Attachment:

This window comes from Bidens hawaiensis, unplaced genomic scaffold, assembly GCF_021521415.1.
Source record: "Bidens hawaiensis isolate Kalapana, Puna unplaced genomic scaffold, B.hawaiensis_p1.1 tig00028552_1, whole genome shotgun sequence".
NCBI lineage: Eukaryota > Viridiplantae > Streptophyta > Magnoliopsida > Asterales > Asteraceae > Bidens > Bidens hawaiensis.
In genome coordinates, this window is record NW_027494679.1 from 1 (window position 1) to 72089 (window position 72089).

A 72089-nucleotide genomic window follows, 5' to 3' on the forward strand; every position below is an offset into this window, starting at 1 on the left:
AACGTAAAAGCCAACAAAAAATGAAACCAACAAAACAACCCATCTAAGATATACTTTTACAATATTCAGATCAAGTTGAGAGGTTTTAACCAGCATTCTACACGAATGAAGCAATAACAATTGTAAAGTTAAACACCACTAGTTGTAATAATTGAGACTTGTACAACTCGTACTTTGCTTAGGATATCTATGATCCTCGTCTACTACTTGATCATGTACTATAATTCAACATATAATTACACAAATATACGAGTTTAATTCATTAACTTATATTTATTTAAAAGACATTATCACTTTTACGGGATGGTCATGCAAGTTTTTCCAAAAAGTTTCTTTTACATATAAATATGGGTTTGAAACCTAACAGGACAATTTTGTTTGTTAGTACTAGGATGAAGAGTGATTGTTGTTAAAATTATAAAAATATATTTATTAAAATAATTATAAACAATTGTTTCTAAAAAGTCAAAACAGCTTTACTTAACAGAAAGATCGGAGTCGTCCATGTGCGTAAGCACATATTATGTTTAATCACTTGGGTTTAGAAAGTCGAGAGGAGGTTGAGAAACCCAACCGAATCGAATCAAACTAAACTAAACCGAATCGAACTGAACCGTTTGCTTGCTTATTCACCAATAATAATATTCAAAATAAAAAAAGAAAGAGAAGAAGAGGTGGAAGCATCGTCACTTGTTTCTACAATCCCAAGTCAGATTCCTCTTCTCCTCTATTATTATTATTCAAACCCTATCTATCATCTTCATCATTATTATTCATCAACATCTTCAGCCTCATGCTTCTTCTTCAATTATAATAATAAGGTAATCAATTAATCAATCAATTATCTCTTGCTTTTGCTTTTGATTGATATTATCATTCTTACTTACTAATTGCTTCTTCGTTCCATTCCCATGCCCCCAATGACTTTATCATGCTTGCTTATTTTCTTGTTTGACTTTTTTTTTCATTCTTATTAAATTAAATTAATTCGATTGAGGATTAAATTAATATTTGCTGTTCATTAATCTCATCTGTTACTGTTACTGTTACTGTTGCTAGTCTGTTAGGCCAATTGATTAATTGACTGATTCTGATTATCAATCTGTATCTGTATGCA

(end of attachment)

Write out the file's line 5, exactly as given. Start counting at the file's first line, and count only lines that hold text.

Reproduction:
A 72089-nucleotide genomic window follows, 5' to 3' on the forward strand; every position below is an offset into this window, starting at 1 on the left: